Earlier in the legislative session, as Stickland took yet another trip to the microphone, at least two people in the chamber saw Fort Worth Rep. Charlie Geren, another Straus ally, dangle a cookie on a string in front of Stickland — a mocking attempt to lure him away. In the archived video broadcast of that session, Geren can be seen on the House dais folding string back into his pocket.

The pair had tangled a few weeks before when Geren, the chairman of the House Administration Committee, took down a sign Stickland had placed on his office door identifying himself as a "former fetus" in a show of solidarity with anti-abortion organizations.  

Confirming the cookie incident, Stickland likened the behavior of his opponents to that of “an injured animal in the last two moments of its life when it is the most dangerous.”

Outside of the Capitol and back home in his district, Stickland has far more fans. After his first legislative session in 2013, Stickland faced a primary challenger with the kind of credentials that have launched many political careers: former high school principal and local school board trustee Andy Cargile. 

Cargile built his bid on issues like the need to improve education and the state’s transportation infrastructure, contrasting himself with the incumbent’s partisan, ideological focus. His campaign also took some shots at Stickland, sending out fliers calling him a “high school dropout.”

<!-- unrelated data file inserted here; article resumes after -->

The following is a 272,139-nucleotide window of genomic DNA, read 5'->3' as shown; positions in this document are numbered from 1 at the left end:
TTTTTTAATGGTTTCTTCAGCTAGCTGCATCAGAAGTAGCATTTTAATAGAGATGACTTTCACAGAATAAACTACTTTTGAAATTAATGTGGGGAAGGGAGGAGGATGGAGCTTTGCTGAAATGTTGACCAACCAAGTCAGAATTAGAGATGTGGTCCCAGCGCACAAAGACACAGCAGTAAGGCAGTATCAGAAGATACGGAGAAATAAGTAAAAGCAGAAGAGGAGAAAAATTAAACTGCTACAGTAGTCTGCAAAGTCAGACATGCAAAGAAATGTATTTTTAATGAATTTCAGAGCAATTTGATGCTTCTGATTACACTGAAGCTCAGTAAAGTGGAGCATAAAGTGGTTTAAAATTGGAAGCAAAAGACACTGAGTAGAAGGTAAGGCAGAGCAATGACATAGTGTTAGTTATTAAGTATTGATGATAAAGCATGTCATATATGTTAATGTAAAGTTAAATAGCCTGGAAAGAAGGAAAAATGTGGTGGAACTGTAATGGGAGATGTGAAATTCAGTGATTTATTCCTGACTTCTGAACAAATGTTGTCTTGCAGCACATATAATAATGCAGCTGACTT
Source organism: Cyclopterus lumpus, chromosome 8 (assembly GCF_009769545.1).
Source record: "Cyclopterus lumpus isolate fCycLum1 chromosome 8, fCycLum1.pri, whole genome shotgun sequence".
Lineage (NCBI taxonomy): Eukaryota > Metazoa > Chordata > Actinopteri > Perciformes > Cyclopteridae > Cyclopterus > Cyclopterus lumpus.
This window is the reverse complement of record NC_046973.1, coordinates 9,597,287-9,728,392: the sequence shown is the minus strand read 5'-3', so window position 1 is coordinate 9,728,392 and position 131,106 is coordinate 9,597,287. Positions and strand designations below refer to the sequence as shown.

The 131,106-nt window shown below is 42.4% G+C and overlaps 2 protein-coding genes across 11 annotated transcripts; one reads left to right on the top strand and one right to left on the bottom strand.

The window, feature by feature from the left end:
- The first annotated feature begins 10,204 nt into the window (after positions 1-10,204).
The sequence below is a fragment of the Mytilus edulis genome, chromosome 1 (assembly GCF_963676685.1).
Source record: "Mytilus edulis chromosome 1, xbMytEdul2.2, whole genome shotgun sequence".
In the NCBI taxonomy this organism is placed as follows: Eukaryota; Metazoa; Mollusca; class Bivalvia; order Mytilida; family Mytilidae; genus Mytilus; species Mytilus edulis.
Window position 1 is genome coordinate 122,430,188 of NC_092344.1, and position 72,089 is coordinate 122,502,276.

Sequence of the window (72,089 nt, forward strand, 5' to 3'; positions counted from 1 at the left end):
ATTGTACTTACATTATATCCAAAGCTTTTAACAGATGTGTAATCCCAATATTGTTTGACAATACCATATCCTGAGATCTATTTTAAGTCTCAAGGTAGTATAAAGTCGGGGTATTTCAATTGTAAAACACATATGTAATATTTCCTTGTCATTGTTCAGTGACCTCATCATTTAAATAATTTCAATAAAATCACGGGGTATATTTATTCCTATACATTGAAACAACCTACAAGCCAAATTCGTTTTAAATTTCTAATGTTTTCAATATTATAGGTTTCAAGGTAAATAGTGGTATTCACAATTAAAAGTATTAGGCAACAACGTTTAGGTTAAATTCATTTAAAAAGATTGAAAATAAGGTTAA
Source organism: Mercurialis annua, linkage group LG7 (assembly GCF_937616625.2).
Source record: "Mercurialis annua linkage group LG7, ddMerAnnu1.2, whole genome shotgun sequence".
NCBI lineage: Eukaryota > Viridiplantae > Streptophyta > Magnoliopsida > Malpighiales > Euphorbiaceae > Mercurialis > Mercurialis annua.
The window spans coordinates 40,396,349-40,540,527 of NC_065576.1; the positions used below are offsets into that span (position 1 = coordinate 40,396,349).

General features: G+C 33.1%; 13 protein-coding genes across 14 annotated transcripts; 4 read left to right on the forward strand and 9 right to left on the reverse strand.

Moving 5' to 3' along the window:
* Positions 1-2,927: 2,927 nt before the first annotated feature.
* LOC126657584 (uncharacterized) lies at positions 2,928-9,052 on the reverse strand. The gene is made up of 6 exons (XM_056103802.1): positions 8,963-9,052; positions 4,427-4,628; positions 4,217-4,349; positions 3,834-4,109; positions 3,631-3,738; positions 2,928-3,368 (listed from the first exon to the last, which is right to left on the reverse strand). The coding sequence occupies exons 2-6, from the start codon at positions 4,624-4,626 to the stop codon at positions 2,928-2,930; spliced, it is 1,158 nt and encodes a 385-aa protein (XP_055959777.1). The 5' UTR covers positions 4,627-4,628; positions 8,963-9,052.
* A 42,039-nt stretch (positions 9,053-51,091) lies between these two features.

Stickland, who has a GED, left high school in his junior year to attend community college.  

But despite the unpopularity Stickland already had among the Capitol establishment — from the lobbyists to the special interest groups that bankroll the majority of legislative campaigns in Texas — Cargile struggled to raise enough money to compete. Stickland won with almost 65 percent of the vote. 

Stickland said last week that he is aware of the common knock against him — that for all his time spent making speeches on the House floor, he has very little of substance to show for it. 

He blamed much of that on obstruction from House leadership, and said he has managed to accomplish some of his legislative agenda through other members, by avoiding taking credit publicly.

But one of Stickland’s own bills could have him in a new kind of hot water.

At Thursday night's transportation committee hearing, when Pickett realized that some witnesses listed to testify for Stickland’s bill banning red light cameras were not really in the Capitol, he fumed at Stickland: “Please leave the committee room or be removed.”

Stickland fought back, arguing he had nothing to do with it because “you know that I was on the [House] floor.” Pickett asked a House sergeant to escort Stickland from the room, according to a video taken by a person in the audience.

The House Committee on General Investigating and Ethics is reviewing the “integrity” of what went on at the meeting, and state Rep. John Kuempel, the Seguin Republican who chairs the committee, said Friday that “no individual is targeted by the investigation at this time.”

On the House floor the day after the hearing, the usually media-friendly Stickland avoided reporters.

But in the interview last week prior to the committee meeting, Stickland said he believes the House’s Republican leaders selectively enforce rules and procedure — and use them to micromanage the legislative process and dole out retribution against political enemies. 

“The rules should freaking matter in this building,” he said. “And they don’t.”